by Mike Chen on 05/13/09 at 03:42 PM ET
On XM Home Ice this morning, a Blackhawks fan called in to talk about how he wanted to face the Red Wings in the conference final. As an aside to that, he went on about thanking Rocky Wirtz and company for reviving the team.
This got me to thinking: what if Bill Wirtz was still running this team? Since his death hasn’t really changed the on-ice product (GM Dale Tallon has acquired all of Chicago’s key pieces through drafting, trades, and signings), so it’s really about off-ice perception. The one area where that might be different is with Brian Campbell; while Tallon knew Campbell was a talented puck-moving defenseman, he basically acknowledged overpaying him as a means to keep market momentum going.
So let’s say that theoretically, the Hawks reproduce this on-ice success but have done it under the black cloud of Bill Wirtz. That means no local TV of home games, no bringing back legendary players, no Blackhawks Convention, and probably no Winter Classic. Last season, Patrick Kane and Jonathan Toews probably would raised an eyebrow for the Chicago sports public but nothing more—after all, the non-playoff Hawks probably would have been viewed as the same old, same old.
Then this season, you wouldn’t have the raucous crowds, the continuous sellouts at the United Center. The playoffs probably would have been greeted warmly but far from the all-encompassing spirit that you currently find running through Chicagoland. I’m guessing that the Hawks probably would have only really made waves when they put Vancouver on the brink.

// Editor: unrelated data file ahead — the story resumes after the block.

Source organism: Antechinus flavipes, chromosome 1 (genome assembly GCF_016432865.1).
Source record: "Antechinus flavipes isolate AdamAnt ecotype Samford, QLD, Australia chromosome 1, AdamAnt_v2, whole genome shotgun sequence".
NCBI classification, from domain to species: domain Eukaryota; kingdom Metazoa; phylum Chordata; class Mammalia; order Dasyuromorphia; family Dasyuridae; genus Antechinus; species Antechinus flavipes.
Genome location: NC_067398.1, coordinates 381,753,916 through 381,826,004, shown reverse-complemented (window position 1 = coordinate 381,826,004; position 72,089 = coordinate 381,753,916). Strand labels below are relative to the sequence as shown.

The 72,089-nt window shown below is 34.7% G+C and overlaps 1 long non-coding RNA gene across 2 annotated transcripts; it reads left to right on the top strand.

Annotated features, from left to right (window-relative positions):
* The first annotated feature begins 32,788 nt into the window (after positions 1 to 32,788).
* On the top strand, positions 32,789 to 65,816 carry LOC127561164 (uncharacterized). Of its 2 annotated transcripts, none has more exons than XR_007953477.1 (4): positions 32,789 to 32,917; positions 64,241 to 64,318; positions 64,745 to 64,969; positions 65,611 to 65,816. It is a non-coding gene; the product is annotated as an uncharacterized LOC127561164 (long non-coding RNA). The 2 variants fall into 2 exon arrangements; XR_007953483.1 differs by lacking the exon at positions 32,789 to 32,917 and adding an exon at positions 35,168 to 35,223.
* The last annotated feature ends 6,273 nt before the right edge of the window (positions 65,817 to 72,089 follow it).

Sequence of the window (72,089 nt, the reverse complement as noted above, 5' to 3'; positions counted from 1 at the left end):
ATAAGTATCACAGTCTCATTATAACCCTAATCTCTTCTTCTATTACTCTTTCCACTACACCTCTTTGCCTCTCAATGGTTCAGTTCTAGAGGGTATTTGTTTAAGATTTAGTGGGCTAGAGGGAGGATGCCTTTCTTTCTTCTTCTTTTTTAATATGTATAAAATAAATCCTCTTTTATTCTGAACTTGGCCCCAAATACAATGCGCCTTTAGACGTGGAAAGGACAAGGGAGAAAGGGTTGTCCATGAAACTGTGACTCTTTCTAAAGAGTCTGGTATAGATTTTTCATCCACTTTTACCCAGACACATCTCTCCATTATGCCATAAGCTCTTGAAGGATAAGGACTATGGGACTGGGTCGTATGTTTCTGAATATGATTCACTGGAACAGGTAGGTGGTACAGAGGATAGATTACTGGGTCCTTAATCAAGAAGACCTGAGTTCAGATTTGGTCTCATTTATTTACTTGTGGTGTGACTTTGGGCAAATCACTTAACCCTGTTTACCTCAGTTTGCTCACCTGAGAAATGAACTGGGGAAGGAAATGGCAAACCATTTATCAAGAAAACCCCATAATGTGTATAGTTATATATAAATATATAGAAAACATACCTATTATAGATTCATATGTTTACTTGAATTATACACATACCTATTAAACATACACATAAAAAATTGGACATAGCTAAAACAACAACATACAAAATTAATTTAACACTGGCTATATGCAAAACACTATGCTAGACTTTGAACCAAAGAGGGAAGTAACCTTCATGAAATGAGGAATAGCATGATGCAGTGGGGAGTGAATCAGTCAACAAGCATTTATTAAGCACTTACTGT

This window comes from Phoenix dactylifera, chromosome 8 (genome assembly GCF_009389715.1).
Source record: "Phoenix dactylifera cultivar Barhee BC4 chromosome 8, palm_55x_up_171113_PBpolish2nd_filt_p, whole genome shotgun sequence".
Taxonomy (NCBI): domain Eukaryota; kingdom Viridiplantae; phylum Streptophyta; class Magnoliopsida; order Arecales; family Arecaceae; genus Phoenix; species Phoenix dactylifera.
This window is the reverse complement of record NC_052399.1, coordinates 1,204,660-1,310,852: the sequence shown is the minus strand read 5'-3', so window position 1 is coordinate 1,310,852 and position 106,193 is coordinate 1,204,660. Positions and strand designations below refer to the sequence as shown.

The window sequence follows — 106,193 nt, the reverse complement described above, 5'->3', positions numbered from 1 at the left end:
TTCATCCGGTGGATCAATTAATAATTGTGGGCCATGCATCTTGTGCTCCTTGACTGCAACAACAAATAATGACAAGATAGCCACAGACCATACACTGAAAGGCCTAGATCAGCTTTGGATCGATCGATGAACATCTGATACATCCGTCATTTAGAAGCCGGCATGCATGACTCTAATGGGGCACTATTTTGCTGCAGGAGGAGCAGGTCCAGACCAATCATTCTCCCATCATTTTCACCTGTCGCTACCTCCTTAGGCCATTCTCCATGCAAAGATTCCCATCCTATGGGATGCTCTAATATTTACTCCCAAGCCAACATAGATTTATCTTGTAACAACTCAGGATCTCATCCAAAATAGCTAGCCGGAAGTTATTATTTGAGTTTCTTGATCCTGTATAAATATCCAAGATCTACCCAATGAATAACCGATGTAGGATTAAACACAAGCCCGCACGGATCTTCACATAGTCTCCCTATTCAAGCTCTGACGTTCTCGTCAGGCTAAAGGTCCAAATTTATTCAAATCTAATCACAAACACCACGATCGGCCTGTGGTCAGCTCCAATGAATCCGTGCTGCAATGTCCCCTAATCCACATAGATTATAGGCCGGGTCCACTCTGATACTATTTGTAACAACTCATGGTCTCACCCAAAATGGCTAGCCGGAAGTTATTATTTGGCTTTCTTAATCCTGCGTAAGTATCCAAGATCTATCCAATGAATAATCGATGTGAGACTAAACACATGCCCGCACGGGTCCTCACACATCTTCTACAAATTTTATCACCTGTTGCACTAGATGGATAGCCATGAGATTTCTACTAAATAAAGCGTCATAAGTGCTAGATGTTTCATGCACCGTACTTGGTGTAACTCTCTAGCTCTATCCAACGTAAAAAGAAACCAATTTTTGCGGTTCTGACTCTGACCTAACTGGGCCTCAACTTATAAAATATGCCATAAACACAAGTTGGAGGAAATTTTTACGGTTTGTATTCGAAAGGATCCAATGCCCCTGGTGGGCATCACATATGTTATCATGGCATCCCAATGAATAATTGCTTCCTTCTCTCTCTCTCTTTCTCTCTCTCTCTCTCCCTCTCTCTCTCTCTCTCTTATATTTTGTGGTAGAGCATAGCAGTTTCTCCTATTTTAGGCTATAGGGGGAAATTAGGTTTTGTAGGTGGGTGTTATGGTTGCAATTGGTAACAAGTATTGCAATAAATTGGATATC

And afterwards? Assuming the Hawks didn’t capture the Stanley Cup, I’m betting that the average Chicago sports fan would have enjoyed the ride, shrugged his shoulders, and moved on to baseball season. A percentage of those bandwagon jumpers would have stayed on board, and the team would have an upward rise in popularity, but the overall return to prominence would have continued to be hindered by the backwards way that Bill Wirtz connected the team to the public.
The lesson here? Of course on-ice success is critical to making a franchise successful, but off-ice connections with the fans—be it TV access, public appearances, or new media opportunities—are absolutely critical to turning a bandwagon jumper into a true fan.
Somewhere, Bill Wirtz is looking down on all of this and I can’t help wondering if he’s smiling at the team’s success or frowning at the way the team is being operated now.
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